SEOGWIPO, Jeju Island -- Urban air mobility is the ultimate solution to the side effects of hyperurbanization, and businesses and governments alike should work together to open up the skyway, a Hyundai Motor executive in charge of the UAM business said Wednesday.
“Urbanization is rapidly progressing around the world, and the serious traffic congestions around the world is becoming real problems of economic and human losses,” Shin Jai-won, chief of the automaker’s Urban Air Mobility division, said in his keynote presentation during the fifth Global EV Round Table held as part of this year’s International Electric Vehicle Expo.
“I believe UAM is the ultimate, and only solution to this problem, and while the market is not commercialized yet, it will be soon, because there is a great demand for it.”
In 2018, there were 33 megacities -- those with populations exceeding 10 million -- around the world. By the year 2030, it is expected to grow to 43.
According to Shin, this rapid urbanization leads to great costs for countries, as the number of cars on roads is expected to double to accommodate a 50 percent increase in passenger traffic by 2030, from the 2015 level.
Under that pace, emissions would increase by 40 percent in 2040, as transportation is the largest energy-consuming sector in 40 percent of countries, Shin said.
In addition to these problems, globally, nearly 1.3 million people are involved in fatal traffic accidents each year.
The flying vehicles, if commercialized, may not be a fundamental solution, but will provide a clean, safe and efficient substitute to road vehicles, as they would be powered with electricity, the executive said.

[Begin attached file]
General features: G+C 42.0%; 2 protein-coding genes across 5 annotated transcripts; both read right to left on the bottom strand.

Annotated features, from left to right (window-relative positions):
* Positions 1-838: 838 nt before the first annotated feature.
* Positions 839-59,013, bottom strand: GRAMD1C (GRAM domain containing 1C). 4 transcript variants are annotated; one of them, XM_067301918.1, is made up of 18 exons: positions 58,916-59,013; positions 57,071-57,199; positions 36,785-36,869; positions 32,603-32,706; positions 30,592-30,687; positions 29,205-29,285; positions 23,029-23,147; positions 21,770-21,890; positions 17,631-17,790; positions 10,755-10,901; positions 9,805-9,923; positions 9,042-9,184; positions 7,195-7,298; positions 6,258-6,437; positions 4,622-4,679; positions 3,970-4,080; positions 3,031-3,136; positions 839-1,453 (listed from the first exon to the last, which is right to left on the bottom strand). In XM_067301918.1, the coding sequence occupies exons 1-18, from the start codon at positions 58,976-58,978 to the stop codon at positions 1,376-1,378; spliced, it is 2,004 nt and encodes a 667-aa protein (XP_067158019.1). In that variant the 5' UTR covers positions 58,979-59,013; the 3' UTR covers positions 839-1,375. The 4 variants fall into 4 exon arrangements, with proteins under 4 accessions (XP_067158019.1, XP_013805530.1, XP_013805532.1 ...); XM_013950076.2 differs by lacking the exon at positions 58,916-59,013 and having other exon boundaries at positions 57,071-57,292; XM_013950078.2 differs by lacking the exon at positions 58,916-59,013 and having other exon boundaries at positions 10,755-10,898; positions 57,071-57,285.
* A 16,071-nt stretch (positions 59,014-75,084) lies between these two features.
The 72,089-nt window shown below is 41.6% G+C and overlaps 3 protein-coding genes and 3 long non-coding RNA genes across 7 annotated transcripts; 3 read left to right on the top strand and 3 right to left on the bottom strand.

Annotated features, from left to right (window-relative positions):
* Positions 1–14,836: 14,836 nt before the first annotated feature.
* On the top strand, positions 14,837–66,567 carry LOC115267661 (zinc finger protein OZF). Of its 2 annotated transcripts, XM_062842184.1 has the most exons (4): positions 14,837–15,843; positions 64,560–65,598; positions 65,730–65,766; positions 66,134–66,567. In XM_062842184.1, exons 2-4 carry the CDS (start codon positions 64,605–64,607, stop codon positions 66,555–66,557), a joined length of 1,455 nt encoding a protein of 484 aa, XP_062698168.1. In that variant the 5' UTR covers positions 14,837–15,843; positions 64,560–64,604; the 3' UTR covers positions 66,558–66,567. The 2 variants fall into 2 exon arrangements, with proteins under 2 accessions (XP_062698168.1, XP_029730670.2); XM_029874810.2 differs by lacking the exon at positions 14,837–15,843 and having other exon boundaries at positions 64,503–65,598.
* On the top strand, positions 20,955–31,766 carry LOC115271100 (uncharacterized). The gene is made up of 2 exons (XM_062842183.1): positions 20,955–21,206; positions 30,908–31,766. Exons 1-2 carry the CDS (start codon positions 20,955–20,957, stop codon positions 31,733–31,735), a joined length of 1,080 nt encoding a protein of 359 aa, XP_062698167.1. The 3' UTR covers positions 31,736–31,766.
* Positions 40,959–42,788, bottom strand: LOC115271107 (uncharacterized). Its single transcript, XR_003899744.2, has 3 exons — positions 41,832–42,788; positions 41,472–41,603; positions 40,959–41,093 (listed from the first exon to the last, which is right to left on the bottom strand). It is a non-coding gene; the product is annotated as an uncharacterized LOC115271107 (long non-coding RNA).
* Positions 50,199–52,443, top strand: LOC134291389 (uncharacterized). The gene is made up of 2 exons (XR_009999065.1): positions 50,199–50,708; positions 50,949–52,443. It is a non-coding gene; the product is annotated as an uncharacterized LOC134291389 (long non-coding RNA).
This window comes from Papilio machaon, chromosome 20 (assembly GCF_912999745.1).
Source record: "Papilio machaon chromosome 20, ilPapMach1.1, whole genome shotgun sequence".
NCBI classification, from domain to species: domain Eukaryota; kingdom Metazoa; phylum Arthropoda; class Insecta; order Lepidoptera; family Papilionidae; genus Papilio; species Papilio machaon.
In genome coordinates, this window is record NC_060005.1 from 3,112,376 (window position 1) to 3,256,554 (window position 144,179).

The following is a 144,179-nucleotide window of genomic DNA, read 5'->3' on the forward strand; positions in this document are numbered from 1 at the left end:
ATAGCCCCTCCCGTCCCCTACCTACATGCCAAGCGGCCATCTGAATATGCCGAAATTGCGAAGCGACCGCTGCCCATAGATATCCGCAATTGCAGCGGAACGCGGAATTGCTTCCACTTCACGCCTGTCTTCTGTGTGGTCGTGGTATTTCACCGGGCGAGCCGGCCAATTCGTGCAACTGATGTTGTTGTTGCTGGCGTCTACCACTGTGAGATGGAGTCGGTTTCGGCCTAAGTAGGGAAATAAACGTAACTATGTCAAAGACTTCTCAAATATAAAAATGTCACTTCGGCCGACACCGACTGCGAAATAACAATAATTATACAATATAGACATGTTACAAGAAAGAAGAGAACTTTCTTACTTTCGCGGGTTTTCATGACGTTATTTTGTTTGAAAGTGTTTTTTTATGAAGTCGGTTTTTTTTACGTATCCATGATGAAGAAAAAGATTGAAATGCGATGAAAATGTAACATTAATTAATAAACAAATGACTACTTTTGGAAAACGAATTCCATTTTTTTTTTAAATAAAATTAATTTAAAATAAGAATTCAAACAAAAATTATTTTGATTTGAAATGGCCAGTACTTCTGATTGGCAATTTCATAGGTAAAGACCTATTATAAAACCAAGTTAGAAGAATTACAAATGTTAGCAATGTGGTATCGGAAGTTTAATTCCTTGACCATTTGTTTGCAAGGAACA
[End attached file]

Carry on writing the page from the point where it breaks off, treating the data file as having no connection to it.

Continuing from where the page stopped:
While the benefits are clear, Shin admitted there are big challenges that need to be addressed for the commercialization of UAM -- raising safety standards, noise reduction and infrastructure.
“One of the biggest problems is whether UAM can reach, and do better than the safety standards the commercial aviation industry has achieved over the 60 years, because, that industry also experienced accidents,” Shin said.
Another issue is noise reduction. Electric batteries will surely provide more freedom for UAM designs, and taking the distributed propulsion method to attach smaller electric motors on individual blades -- also smaller -- would make it safer and quieter, according to Shin.
Reducing noise levels, however is not as easy. Hyundai Motor Group aims to design their envisioned UAM to blend in with urban background noise, Shin said. The average urban background noise level ranges from 55 decibels to 95 dB, he said.
As for concerns on whether batteries would eventually be able to power a flying vehicle, Shin said his company expects the battery technology to level up by 2025 to 2026.
While the prospects seem rosy for the UAM industry, with companies jumping into the market to commercialize flying vehicles, Shin urged the government and regulators to work together at the same pace to build the infrastructure needed in order for the industry to take off.
According to Incheon International Airport Corp., the global UAM market is expected to be worth 731 billion won ($609 billion) by 2040. By 2025, about 500 UAM vehicles are expected to be in operation, with the figure steadily growing to reach 2,000 units in 2030, and 15,000 units in 2035.
Shin said the ultimate goal for the group would be fostering a “seamless” integration of ground transportation and air mobility. Customers should only have to think about reaching their destination and get to choose from an array of choices.
“As for Hyundai Motor Group, our vision is to serve humanity, by providing integrated mobility solutions,” Shin said.
The eight edition of the expo kicked off on Tuesday on the southern island of Jeju and will run until Friday.
By Jo He-rim (email@example.com